Justin had always been drawn to men, from his first schoolboy crush on a handsome curly-haired geography teacher. His earliest sexual experiments had been furtive gropings with other teenage boys at his all-boys school. He suspected most of his partners from that time had been driven more by sexual frustration and a lack of available females than reciprocal attraction. It hardly mattered: at that age he’d been driven by pure need and was often revolted by the personalities attached to the bodies he used to slake his lust. Avoiding the other participant in all public situations was the most desirable outcome. As an adult, he’d had more liaisons with tolerable men, but for the most part he preferred limited or no social contact with his sexual partners. It was safer to confine relations to secretive and even anonymous assignations, to avoid any attachment that might arouse suspicion. Besides, getting lovesick looks from grown men who ought to know better was repugnant. Apart from Nikola.

Nikola. Who broke all the unwritten, unspoken rules Justin held about sexual intercourse. Nikola, who could be his closest friend and yet still be so discreet that no one would think to accuse them, with never an untoward glance, a private smile, or a guilty look. A true friend, not merely an amiable companion but a man with standards and a willingness to stand up for them. Justin doubted he knew even one other individual who would have called him to account over his treatment of Southing. Everyone else would have been too intimidated by Justin’s rank and wealth to risk offense, or considered a viscount above reproach, or that Southing had deserved it, or that one could expect nothing else from a lord. Only Nikola would be unafraid, would believe not only that Justin should but would live up to his ideals. It was maddening and humiliating and somehow touching, that Nikola had so much faith that he could deliver such a reprimand yet never for a moment stop loving Justin.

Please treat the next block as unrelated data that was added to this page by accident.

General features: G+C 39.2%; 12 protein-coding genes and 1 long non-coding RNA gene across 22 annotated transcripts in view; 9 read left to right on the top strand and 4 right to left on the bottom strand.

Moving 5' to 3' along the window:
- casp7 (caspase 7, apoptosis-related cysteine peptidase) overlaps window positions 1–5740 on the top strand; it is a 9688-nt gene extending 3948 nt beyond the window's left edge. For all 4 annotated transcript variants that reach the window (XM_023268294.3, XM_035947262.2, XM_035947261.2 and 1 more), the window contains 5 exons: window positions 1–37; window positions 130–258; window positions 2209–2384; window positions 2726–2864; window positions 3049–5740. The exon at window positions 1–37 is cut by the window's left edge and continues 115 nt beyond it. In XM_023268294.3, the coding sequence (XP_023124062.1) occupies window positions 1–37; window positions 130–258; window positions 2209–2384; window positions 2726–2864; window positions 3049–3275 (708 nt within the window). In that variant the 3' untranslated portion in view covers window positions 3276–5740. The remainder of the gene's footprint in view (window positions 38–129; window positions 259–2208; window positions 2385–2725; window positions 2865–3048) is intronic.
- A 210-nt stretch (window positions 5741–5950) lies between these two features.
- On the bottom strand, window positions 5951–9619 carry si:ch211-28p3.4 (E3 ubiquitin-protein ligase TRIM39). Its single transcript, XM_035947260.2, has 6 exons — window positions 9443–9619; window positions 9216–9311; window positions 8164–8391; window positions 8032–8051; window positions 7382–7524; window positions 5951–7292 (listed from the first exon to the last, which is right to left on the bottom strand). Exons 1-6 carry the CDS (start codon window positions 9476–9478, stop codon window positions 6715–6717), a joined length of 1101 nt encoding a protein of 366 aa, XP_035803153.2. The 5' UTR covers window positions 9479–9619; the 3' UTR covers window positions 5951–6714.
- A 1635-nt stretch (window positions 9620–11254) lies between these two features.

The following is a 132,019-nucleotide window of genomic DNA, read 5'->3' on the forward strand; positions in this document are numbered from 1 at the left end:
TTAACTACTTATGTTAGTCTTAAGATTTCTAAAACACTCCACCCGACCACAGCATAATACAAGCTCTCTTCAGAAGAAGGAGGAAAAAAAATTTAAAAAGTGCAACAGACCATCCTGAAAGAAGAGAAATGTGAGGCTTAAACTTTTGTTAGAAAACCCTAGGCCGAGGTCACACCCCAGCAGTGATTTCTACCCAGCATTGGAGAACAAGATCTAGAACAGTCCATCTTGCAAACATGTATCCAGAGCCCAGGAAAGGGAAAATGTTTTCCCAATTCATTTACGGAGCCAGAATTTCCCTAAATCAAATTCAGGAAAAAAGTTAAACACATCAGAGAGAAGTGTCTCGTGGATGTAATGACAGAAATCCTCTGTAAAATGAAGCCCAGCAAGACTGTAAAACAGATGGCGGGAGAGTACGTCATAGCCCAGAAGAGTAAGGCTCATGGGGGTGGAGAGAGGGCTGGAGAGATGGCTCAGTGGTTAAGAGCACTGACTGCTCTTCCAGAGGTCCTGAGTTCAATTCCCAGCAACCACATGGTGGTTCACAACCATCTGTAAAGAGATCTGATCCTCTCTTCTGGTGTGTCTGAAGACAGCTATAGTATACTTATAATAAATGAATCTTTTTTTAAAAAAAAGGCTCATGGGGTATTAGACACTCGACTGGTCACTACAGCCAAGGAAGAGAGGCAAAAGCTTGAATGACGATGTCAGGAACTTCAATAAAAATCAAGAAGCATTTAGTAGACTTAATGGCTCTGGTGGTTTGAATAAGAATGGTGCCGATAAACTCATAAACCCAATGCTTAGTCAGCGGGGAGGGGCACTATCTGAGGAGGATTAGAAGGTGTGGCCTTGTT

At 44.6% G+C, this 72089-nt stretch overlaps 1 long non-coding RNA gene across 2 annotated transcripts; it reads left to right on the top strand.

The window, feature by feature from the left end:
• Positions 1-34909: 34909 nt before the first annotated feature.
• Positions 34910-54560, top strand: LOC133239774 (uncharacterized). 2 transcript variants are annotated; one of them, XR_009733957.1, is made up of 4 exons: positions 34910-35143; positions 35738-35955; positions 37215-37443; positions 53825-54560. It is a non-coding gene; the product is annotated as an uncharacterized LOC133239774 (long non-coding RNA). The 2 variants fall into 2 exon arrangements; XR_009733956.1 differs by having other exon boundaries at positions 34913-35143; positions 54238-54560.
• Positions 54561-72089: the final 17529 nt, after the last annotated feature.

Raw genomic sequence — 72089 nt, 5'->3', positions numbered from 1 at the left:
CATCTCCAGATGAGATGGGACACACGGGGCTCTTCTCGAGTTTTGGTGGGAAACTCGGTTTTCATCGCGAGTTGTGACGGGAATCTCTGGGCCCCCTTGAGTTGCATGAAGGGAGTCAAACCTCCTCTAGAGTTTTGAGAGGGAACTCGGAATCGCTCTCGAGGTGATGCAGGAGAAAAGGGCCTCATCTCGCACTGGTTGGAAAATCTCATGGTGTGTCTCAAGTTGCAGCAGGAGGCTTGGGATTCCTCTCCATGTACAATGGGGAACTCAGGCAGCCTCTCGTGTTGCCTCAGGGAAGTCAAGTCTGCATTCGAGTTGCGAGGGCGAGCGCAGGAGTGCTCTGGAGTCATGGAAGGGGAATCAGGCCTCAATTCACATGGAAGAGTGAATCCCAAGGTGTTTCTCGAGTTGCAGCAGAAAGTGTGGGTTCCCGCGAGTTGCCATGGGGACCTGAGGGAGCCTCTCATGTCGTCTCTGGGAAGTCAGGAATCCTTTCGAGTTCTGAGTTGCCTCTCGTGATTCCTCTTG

Justin had never figured out why Nikola put up with him, never mind cared for him as much as he clearly did. Nor why Nikola, who plainly found women desirable, would choose any man for a lover. For Justin, women were a shabby second choice at best. If he was horny enough, a woman would suffice and he’d slept with the occasional prostitute or courtesan in preference to a lonely bed and his hand. But even if the example of his parents’ marriage had not been enough to alienate him from the institution, the idea of committing to a woman for the rest of his life was laughable.

Justin had no illusions that the same applied to Nikola, or that the state of affairs between them could continue indefinitely. One day Nikola would wed, and Justin doubted he would prove the sort of man to betray his marriage vows. Those curst standards of his, again. Though they were flexible enough to admit me as bedmate in the first place, so perhaps…No. Accept the Paradise the Savior gave you, Justin told himself. You’ve had his love for six years, and with fortune you may keep it a little longer. But you will not have a lifetime. Do not pine for what cannot be.